From a trophic perspective, a seasonal increase in air temperature and photoperiod propagates as bottom-up pulse of primary production by plants, secondary production by herbivores, and tertiary production by carnivores. However, food web seasonality reflects not only abiotic variation in temperature and photoperiod, but also the composition of the biotic community and their functional responses to this variation. Some plants and animals-here referred to as seasonal specialists-decouple from food webs in winter through migration or various forms of metabolic arrest (e.g., senescence, diapause, and hibernation), whereas some plants and resident animals-here referred to as seasonal generalists-remain present and trophically coupled in winter. The co-occurrence of species with divergent responses to winter introduces seasonal variation in interaction strengths, resulting in summer-to-winter differences in trophic organization. Autumn cooling and shortening day length arrests primary productivity and cues seasonal herbivores to decouple, leaving generalist carnivores to concentrate their predation on the few generalist herbivores that remain resident, active, and vulnerable to predation in winter, which themselves feed on the few generalist plant structures available in winter. Thus, what was a bottom-up pulse, spread among many species in summer, including highly productive seasonal specialists, reverses into strong top-down regulation in winter that is top-heavy, and concentrated among a small number of generalist herbivores and their winter foods. Intermediate-sized, generalist herbivores that remain active and vulnerable to predation in winter are likely to be keystone species in seasonal food webs because they provide the essential ecosystem service of turning summer primary productivity into winter food for carnivores. Empirical examination of terrestrial mammals and their seasonal trophic status in the boreal forest and across an arctic-to-tropics seasonality gradient indicates seasonal specialization is more common among herbivores, small body sizes, and in regions with intermediate seasonality, than among carnivores, large body size, and regions where summers are very short or very long. Better understanding of food webs in seasonal environments, including their vulnerability and resilience to climate change, requires a multi-season perspective.
Population cycles have long fascinated ecologists from the time of Charles Elton in the 1920s. The discovery of large population fluctuations in undisturbed ecosystems challenged the idea that pristine nature was in a state of balance. The 10-year cycle of snowshoe hares (Lepus americanus Erxleben) across the boreal forests of Canada and Alaska is a classic cycle, recognized by fur traders for more than 300 years. Since the 1930s, ecologists have investigated the mechanisms that might cause these cycles. Proposed causal mechanisms have varied from sunspots to food supplies, parasites, diseases, predation and social behaviour. Both the birth rate and the death rate change dramatically over the cycle. Social behaviour was eliminated as a possible cause because snowshoe hares are not territorial and do not commit infanticide. Since the 1960s, large-scale manipulative experiments have been used to discover the major limiting factors. Food supply and predation quickly became recognized as potential key factors causing the cycle. Experiments adding food and restricting predator access to field populations have been decisive in pinpointing predation as the key mechanism causing these fluctuations. The immediate cause of death of most snowshoe hares is predation by a variety of predators, including the Canada lynx (Lynx canadensis Kerr). The collapse in the reproductive rate is not due to food shortage as was originally thought, but is a result of chronic stress from predator chases. Five major issues remain unresolved. First, what is the nature of the predator-induced memory that results in the prolonged low phase of the cycle? Second, why do hare cycles form a travelling wave, starting in the centre of the boreal forest in Saskatchewan and travelling across western Canada and Alaska? Third, why does the amplitude of the cycle vary greatly from one cycle to the next in the same area? Fourth, do the same mechanisms of population limitation apply to snowshoe hares in eastern North American or in similar ecosystems across Siberia? Finally, what effect will climatic warming have on all the above issues? The answers to these questions remain for future generations of biologists to determine.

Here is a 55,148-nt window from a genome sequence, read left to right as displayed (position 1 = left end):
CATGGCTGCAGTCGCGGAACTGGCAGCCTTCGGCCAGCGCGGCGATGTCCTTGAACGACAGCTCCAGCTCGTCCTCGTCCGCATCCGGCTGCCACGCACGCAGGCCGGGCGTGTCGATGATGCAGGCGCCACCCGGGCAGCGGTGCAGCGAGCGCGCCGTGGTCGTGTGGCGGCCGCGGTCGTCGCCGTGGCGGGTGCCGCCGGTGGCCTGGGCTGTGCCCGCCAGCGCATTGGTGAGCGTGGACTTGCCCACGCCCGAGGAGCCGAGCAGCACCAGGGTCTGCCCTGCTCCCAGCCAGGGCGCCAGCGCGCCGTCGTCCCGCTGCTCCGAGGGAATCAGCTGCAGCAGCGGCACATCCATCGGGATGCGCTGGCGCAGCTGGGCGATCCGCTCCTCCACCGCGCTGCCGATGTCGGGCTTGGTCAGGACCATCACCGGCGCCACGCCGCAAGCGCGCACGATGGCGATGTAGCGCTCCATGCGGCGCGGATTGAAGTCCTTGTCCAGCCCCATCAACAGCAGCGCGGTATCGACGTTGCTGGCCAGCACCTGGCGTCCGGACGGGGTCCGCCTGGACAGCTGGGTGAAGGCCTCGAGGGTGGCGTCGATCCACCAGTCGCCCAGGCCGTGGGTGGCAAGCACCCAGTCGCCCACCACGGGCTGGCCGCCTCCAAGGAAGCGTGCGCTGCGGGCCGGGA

Climate change, habitat loss and fragmentation are major threats for populations and a challenge for individual behavior, interactions and survival. Predator-prey interactions are modified by climate processes. In the northern latitudes, strong seasonality is changing and the main predicted feature is shortening and instability of winter. Vole populations in the boreal Fennoscandia exhibit multiannual cycles. High amplitude peak numbers of voles and dramatic population lows alternate in 3-5-year cycles shortening from North to South. One key factor, or driver, promoting the population crash and causing extreme extended lows, is suggested to be predation by the least weasel. We review the arms race between prey voles and weasels through the multiannual density fluctuation, affected by climate change, and especially the changes in the duration and stability of snow cover. For ground-dwelling small mammals, snow provides thermoregulation and shelter for nest sites, and helps them hide from predators. Predicted increases in the instability of winter forms a major challenge for species with coat color change between brown summer camouflage and white winter coat. One of these is the least weasel, Mustela nivalis nivalis. Increased vulnerability of wrong-colored weasels to predation affects vole populations and may have dramatic effects on vole dynamics. It may have cascading effects on other small rodent-predator interactions and even on plant-animal interactions and forest dynamics.